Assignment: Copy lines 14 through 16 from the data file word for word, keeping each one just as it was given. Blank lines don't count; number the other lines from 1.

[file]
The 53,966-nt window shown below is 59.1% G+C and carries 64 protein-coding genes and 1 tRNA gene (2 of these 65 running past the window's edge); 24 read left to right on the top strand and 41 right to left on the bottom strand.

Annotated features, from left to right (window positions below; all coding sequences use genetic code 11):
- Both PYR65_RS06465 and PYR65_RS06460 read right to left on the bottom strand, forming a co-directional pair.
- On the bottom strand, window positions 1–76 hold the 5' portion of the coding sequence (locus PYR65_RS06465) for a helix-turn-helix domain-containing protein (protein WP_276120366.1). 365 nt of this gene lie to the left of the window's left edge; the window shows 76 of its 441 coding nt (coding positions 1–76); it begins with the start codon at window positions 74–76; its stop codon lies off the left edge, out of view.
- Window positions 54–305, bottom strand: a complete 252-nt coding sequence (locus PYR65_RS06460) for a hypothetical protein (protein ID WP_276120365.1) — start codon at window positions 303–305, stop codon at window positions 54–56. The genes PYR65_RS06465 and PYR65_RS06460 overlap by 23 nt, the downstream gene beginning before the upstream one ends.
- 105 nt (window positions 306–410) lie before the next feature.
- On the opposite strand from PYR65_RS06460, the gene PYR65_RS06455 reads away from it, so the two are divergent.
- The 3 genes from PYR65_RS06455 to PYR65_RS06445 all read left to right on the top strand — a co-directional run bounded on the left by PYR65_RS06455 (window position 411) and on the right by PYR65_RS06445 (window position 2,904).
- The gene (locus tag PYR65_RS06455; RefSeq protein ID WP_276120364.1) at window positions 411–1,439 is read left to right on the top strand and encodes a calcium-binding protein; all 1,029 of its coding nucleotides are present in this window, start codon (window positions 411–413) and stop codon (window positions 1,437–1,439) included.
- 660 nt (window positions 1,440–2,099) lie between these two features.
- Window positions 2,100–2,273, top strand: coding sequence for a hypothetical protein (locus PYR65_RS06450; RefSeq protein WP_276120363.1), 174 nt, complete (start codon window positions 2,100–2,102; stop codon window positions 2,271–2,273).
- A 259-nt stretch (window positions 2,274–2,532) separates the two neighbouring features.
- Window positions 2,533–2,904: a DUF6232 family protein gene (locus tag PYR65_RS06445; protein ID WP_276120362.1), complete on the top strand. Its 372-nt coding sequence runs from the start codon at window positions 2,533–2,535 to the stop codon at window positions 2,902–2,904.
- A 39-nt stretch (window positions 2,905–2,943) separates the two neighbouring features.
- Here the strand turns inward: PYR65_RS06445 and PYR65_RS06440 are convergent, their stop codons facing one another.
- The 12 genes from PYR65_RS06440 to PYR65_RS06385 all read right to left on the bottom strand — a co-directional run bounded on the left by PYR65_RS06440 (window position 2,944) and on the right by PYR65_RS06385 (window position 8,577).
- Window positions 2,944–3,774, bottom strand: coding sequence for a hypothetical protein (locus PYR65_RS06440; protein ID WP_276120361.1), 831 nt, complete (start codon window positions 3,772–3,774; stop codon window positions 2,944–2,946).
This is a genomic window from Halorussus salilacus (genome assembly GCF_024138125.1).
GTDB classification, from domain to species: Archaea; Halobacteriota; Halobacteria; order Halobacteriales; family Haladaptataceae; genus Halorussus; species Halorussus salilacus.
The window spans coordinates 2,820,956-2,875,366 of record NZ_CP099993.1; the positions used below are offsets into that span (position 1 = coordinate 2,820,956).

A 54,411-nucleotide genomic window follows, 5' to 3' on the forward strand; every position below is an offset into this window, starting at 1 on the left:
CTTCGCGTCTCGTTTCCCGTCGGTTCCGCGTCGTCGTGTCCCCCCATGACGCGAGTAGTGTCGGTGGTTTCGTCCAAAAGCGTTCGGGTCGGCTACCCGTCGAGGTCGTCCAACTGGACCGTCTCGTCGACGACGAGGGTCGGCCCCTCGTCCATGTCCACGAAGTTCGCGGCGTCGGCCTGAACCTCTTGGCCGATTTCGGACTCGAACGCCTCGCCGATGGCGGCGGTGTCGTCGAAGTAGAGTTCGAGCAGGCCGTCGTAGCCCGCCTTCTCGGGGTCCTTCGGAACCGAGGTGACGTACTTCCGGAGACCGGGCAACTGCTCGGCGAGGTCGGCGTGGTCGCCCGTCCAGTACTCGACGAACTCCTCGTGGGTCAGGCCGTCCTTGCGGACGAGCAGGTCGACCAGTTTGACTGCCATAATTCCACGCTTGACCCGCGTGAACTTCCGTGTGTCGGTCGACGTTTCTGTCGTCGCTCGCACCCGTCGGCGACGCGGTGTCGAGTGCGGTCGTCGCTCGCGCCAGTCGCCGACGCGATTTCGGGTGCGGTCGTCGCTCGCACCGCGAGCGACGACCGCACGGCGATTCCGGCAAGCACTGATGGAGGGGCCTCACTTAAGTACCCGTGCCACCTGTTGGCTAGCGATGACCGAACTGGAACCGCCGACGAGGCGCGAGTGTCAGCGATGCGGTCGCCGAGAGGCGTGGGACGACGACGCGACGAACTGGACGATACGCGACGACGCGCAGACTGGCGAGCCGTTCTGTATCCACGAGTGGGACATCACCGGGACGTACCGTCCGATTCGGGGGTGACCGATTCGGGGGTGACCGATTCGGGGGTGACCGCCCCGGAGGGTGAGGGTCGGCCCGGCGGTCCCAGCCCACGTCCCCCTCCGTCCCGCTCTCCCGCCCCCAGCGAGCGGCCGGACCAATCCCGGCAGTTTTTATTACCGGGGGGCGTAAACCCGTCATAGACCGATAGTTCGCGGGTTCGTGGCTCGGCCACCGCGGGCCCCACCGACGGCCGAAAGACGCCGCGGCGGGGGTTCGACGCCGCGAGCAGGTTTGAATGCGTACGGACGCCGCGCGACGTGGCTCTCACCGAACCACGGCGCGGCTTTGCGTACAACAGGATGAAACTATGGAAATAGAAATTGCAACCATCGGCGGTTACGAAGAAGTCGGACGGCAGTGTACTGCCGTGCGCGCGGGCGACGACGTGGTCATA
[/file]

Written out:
- A 39-nt stretch (window positions 2,905–2,943) separates the two neighbouring features.
- Here the strand turns inward: PYR65_RS06445 and PYR65_RS06440 are convergent, their stop codons facing one another.
- The 12 genes from PYR65_RS06440 to PYR65_RS06385 all read right to left on the bottom strand — a co-directional run bounded on the left by PYR65_RS06440 (window position 2,944) and on the right by PYR65_RS06385 (window position 8,577).